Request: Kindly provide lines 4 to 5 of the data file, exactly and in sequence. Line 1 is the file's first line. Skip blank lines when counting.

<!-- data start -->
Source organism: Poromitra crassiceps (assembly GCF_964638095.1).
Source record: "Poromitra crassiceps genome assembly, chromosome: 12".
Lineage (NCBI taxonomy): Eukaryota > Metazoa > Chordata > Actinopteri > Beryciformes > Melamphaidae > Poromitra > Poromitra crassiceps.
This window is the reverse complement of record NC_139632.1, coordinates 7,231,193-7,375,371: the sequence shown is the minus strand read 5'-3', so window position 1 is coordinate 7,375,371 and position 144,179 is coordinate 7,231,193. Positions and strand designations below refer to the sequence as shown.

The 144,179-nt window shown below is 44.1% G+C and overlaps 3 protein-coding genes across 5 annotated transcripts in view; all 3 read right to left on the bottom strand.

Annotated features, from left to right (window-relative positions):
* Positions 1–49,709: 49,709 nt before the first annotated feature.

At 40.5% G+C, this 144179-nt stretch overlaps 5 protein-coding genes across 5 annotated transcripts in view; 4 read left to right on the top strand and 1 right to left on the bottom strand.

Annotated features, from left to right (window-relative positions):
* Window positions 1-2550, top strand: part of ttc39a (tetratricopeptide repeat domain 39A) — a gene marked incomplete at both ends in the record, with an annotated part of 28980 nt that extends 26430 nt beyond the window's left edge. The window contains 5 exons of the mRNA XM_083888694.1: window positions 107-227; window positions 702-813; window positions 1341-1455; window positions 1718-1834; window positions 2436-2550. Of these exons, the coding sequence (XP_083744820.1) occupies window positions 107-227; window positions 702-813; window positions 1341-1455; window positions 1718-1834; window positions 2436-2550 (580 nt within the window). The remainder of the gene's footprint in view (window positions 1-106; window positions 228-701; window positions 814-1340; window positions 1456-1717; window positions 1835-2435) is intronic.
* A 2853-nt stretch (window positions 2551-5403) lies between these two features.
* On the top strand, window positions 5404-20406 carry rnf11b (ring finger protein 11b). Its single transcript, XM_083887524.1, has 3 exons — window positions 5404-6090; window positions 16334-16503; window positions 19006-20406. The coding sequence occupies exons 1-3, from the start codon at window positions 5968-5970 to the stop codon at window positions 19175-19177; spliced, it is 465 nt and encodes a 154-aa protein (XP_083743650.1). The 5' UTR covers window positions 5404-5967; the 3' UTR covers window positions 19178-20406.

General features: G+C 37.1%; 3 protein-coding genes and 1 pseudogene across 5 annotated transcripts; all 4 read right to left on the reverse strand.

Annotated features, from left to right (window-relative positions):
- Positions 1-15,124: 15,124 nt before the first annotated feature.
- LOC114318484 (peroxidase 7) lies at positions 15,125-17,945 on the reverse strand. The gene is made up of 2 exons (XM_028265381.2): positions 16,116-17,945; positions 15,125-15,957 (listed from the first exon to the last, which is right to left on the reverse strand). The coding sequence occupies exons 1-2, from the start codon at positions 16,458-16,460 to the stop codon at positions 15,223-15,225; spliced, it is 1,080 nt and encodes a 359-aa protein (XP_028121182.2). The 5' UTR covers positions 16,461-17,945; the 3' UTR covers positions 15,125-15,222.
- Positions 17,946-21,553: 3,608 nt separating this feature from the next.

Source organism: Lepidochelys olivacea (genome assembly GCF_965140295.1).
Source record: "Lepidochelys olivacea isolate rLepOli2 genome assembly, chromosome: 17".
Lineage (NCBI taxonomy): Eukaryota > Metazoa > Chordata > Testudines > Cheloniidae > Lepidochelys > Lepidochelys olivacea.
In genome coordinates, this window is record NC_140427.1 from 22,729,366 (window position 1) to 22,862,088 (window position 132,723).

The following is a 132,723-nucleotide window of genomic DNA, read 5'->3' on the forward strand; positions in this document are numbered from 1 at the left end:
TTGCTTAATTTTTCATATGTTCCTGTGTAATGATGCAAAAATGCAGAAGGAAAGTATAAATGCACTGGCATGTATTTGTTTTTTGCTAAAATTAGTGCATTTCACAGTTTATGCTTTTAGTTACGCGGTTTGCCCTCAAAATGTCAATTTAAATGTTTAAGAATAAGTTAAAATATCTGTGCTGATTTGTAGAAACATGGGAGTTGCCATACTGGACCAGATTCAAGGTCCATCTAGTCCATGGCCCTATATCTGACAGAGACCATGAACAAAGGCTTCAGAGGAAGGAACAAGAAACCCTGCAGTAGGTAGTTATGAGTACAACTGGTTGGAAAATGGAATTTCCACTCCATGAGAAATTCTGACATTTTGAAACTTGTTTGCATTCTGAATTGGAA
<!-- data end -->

This window is the reverse complement of record NC_139632.1, coordinates 7,231,193-7,375,371: the sequence shown is the minus strand read 5'-3', so window position 1 is coordinate 7,375,371 and position 144,179 is coordinate 7,231,193. Positions and strand designations below refer to the sequence as shown.

The 144,179-nt window shown below is 44.1% G+C and overlaps 3 protein-coding genes across 5 annotated transcripts in view; all 3 read right to left on the bottom strand.